In Hamlet’s Blackberry, the journalist William Powers muses on our relationship with screens and what he calls “the conundrum of connectedness.” We can do wondrous things in our interconnected world. At the same time, however, living in cyberspace has a high cost in terms of expectations, loss of focus, and shallowness versus depth. Constant tension exists between our internal and external worlds. Powers embarks on this meditation after his smartphone is ruined when he fell overboard while fixing an outboard motor. After moments of panic, he felt liberated. He illustrates how this essential issue always has lain at the heart of a society’s struggle with any emerging dominant technology.
Recently I’ve had a small taste of Powers’ experience. At certain points in our building, I lose any cell phone signal. At first this frustrated me greatly. Particularly as a new head of school, I wanted to be in touch constantly, perhaps to ease myself with the illusion that I had things completely under my control. I found myself checking not for messages, but to see if I even had a signal. I began thinking about the possibility of offering our roof as a place for a new tower for my provider. Slowly, though, I gave in to this situation. In fact, I’ve even begun to embrace it. Now I sometimes even leave my phone in my office as I explore the school each day. Certainly I’m making human connections that I would have missed when staring into my screen.
Meanwhile, as someone who always has sought meaningful ways to use digital technology in education, I’m concerned. I’m worried particularly because I see younger and younger children staring into screens more and more frequently. We can become so enamored with tools that they drive instruction. We hold out possibilities and the rare example as rationales. For example, yes, a blog does make it possible for a student to have a world-wide audience. But does that ever happen? And how does a teacher give the same type of detailed feedback? I’ve heard tech fans argue that teachers must use plenty of technology because that is the world in which kids now live. But perhaps the inverse is true. As a class of high school juniors told me last year, in school they want face-to-face because they spend the rest of their time in the on-line world. The lesson for me: don’t lose sight of the more essential human objectives.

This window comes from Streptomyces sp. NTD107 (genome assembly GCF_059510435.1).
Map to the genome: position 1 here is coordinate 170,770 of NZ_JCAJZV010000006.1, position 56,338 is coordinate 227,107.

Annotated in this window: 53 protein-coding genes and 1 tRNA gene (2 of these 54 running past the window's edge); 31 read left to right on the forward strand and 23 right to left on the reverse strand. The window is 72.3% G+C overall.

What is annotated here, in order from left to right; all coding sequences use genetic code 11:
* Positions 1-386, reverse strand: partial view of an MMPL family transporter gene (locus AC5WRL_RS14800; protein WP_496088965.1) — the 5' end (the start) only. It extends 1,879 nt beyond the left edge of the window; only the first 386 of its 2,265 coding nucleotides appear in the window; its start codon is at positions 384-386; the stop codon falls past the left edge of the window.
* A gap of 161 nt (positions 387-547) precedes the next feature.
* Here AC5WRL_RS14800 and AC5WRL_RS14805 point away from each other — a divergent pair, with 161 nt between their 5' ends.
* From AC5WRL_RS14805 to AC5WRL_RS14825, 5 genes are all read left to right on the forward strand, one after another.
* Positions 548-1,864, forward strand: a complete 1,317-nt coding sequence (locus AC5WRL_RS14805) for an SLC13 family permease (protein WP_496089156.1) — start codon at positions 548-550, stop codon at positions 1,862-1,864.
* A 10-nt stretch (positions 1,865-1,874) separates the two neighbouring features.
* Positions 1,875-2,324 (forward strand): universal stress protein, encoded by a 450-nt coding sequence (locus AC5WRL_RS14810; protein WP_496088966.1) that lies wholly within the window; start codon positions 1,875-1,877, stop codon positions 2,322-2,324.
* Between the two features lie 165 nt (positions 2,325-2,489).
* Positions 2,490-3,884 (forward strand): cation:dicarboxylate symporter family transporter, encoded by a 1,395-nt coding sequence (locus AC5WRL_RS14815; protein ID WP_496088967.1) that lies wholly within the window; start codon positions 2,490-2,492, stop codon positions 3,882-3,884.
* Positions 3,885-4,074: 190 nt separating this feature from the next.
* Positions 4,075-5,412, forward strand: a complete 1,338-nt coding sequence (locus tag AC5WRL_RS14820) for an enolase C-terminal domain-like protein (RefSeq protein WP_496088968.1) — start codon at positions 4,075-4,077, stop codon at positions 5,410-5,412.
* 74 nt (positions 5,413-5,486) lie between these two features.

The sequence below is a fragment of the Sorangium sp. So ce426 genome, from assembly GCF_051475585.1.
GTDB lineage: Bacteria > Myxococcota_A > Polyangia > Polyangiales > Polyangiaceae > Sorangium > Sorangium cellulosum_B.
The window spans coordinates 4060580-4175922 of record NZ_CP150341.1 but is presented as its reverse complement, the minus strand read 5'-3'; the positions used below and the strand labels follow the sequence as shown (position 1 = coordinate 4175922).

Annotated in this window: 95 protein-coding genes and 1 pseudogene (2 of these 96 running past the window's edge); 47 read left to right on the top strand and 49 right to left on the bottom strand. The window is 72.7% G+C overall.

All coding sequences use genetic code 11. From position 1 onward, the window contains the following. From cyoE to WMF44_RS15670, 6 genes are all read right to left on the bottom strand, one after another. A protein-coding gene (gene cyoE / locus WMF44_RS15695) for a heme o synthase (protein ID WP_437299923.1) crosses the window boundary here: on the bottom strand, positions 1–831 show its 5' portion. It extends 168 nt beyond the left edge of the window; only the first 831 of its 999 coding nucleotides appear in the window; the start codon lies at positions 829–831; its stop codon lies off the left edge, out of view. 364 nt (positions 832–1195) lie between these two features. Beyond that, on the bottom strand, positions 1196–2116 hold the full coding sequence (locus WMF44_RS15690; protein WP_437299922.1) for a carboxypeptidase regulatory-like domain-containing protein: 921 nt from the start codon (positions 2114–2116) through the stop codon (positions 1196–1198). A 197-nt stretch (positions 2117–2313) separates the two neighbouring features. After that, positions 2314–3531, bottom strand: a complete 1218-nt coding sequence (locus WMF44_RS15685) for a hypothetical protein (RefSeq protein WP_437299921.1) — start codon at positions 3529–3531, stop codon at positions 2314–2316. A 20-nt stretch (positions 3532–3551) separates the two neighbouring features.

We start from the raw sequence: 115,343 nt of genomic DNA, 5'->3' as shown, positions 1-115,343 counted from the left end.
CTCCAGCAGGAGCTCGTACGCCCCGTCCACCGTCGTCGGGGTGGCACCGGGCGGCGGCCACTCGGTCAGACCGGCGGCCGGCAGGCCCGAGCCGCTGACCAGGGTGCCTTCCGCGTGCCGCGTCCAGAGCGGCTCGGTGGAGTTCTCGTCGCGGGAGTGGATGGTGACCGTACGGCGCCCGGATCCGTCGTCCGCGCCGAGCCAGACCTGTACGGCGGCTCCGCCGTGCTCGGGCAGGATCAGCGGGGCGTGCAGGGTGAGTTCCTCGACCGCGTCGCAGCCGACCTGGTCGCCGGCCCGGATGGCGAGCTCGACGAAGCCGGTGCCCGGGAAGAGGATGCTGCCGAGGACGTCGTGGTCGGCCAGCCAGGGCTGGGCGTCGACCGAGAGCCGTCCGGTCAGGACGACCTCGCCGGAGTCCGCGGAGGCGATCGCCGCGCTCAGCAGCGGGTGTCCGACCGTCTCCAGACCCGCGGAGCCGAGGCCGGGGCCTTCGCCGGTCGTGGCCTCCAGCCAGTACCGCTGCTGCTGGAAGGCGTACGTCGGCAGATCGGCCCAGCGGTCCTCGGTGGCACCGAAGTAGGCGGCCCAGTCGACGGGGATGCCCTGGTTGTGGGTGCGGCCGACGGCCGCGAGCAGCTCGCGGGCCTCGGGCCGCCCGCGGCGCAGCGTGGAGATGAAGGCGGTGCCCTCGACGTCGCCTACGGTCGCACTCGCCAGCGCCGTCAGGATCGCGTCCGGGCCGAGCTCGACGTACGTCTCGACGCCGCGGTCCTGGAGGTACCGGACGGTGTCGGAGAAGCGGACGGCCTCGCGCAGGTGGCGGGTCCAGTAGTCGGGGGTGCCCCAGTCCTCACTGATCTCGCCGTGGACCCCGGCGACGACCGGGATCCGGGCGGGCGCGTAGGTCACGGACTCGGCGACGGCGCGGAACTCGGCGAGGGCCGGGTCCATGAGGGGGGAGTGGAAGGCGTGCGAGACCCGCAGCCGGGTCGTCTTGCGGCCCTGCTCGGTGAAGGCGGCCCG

The ease of the tools presents another dilemma. Create, click, and publish—what about filter? The process has been inverted. So too often rants replace crafted, thoughtful prose. Too many tweets or status updates suggest nothing other than a desperate need to be noticed. Jason Lanier, one of the early pioneers of the Internet, laments some of its consequences. In You Are Not a Gadget he challenges, “Post a video once in a while that took you 100x longer to create than it does to view. Write a blog post that took weeks of reflection before you heard the inner voice that needed to be out.” Ultimately, Lanier cautions, “You have to be somebody before you show yourself.”
Therein lies the challenge. Our children are living in an increasingly connected world, and we don’t yet know the long-term consequences. But we have to consider an essential question raised by Powers: How does one develop a strong inner self when the focus is always external?